Not asking the interviewer about themselves

Most people are quite selfish in their interviews.

“I did this…”

“My background is this...”

“My weaknesses/strengths are these…” 

Yes, the interview is a meeting where the sole agenda is for you to talk about yourself. However, if you want to land this job, you will make your interviewer feel that he/she is the interesting one.  Most interviews end with the dreaded question of “Do you have any questions for me?” This question is the interviewer’s chance to shine after having to listen to you for 30-60 minutes. Don’t disappoint them with generic questions such as,

“What are the next steps?”

“What is the culture here?” or

“Tell me about the needs of role for which I am interviewing.”

Instead, I encourage you to ask a question directed at the interviewer and about the interviewer. Here are some examples: 

“What are some of your favorite projects you have worked on here?”

“What has been your path at the firm and prior?”

People love to talk about themselves. As Dale Carnegie teaches us, by encouraging others to talk about themselves, we are ultimately getting them to like us more. And isn’t that the point of your interview?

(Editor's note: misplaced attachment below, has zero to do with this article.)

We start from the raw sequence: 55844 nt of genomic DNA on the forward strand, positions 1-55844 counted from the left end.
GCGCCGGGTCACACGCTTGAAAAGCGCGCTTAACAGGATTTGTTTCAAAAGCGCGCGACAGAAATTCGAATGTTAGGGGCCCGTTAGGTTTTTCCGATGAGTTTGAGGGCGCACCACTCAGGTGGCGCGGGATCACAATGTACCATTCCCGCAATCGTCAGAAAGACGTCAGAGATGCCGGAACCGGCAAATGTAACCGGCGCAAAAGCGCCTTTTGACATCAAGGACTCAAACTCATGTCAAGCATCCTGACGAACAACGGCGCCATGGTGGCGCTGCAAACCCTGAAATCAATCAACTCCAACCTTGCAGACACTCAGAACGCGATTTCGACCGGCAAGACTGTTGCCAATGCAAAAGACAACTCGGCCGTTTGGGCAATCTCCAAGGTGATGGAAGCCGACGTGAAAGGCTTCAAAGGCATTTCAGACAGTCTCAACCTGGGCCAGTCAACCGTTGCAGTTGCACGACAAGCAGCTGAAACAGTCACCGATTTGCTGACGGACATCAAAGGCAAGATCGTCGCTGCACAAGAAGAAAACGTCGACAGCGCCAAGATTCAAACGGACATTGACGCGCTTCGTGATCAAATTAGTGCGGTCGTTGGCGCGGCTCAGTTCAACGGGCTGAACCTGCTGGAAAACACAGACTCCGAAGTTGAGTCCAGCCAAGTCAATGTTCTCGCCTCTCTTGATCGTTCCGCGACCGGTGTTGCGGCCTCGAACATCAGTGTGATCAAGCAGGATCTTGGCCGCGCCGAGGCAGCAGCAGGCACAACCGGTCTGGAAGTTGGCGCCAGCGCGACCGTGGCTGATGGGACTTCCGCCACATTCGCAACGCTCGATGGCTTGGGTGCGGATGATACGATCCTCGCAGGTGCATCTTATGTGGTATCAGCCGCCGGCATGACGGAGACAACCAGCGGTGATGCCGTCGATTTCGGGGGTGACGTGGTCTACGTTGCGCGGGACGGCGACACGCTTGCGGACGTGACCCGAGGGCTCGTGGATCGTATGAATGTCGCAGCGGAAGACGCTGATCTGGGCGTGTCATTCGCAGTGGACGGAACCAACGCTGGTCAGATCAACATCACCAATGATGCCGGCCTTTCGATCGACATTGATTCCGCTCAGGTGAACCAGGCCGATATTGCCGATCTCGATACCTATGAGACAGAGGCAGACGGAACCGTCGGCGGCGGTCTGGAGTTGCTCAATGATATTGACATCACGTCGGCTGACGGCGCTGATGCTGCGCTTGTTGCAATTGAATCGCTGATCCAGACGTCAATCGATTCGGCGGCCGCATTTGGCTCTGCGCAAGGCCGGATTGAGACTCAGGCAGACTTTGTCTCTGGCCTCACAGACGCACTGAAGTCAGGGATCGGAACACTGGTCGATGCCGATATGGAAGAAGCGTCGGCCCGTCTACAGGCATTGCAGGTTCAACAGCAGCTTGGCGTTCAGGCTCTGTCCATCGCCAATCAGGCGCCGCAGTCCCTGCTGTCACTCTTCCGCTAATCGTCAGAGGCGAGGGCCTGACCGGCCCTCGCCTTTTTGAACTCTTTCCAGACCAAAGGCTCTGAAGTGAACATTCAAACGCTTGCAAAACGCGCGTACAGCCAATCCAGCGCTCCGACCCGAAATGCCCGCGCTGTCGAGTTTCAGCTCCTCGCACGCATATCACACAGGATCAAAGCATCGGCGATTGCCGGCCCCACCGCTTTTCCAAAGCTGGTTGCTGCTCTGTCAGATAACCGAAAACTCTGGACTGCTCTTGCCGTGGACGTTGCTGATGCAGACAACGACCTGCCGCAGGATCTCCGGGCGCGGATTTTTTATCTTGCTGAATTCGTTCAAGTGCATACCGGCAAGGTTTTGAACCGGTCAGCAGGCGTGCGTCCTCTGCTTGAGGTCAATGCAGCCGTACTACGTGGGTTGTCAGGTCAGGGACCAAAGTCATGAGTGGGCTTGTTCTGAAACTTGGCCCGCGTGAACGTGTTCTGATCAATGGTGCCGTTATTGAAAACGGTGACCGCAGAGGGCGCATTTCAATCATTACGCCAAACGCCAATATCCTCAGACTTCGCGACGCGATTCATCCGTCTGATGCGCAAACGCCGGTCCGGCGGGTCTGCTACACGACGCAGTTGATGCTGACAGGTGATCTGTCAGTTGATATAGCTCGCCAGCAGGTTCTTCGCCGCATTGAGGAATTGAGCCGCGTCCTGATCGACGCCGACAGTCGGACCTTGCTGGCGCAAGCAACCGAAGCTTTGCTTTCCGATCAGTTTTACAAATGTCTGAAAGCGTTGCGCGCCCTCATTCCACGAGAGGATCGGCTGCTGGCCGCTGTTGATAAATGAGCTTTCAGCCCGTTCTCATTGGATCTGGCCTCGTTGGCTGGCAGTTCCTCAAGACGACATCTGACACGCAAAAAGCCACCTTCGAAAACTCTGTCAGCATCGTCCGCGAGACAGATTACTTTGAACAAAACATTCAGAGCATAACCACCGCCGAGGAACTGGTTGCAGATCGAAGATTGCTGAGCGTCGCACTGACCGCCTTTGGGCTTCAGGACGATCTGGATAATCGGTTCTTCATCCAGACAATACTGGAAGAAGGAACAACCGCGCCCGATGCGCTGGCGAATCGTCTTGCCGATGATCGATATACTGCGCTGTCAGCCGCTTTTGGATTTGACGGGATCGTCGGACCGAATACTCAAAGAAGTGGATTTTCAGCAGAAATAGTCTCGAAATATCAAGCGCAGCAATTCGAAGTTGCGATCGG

-Helen Dayen is the founder and CEO of Dayen Group. She is a career development & communication coach.

NYSSA is proud to announce that we are launching a new interview prep coaching package in collaboration with the Dayen Group - an executive coaching company focused on the financial services industry. Please click here to explore our coaching packages and schedule a mock interview appointment.


Shocker! When you self-promote you actually help others

As a career coach, I work with clients who are top professionals in their fields. Despite their accomplishments and the desire to have more visibility in their careers, many struggle with self-promotion and self-advocacy. They come to me hoping to learn to articulate their value proposition and accomplishments to key stakeholders (i.e. managers, prospective employers, clients) without being perceived as boastful or bragging. 

The shocking thing is that most of my clients are confident individuals yet they get stuck when it comes to talking about themselves. Shying away from self-promotion prevents them from getting assigned to desirable projects, obtaining greater responsibility, and earning more money.

Continue reading "Shocker! When you self-promote you actually help others" »